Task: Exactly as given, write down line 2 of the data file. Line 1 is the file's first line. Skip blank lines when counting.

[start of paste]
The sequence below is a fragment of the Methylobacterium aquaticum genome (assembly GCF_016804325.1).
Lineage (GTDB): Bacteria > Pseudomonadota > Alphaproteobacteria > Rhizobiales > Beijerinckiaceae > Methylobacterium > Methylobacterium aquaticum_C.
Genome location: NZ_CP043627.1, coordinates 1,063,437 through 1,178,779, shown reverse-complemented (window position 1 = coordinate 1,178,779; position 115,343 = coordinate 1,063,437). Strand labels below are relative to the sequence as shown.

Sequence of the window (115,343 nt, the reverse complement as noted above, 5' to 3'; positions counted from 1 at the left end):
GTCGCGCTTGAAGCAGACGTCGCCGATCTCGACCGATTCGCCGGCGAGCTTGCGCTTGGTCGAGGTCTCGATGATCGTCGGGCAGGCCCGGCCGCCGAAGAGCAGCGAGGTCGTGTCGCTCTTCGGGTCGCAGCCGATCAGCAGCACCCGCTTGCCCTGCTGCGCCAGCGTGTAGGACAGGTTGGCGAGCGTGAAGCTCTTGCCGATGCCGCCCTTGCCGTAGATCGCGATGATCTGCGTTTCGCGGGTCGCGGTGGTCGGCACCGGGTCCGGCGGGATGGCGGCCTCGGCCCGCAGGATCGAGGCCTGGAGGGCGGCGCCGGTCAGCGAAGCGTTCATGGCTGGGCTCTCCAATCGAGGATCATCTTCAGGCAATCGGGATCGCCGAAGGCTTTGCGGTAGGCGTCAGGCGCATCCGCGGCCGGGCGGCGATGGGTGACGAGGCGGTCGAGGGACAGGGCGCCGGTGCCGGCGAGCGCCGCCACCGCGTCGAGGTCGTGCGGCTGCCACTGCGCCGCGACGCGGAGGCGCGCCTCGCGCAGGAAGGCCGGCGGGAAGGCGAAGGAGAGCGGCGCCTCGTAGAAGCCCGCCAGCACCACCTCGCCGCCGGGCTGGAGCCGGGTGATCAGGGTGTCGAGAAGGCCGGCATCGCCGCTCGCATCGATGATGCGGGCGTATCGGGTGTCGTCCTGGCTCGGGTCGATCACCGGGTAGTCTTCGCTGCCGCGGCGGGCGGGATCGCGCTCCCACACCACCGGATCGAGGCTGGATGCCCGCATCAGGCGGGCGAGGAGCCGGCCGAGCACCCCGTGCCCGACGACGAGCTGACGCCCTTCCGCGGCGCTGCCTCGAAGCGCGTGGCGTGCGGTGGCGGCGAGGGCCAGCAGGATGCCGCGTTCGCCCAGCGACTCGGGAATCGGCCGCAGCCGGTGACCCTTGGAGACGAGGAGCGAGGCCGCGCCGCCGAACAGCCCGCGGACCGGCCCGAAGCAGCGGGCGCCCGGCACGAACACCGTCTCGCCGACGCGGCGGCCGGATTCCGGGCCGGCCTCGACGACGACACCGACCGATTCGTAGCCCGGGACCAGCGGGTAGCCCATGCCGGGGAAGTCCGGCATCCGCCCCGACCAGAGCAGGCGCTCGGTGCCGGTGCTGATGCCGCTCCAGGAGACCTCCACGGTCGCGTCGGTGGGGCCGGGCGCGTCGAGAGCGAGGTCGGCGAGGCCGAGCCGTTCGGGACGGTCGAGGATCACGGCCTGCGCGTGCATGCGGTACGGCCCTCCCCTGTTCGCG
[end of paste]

Lineage (GTDB): Bacteria > Pseudomonadota > Alphaproteobacteria > Rhizobiales > Beijerinckiaceae > Methylobacterium > Methylobacterium aquaticum_C.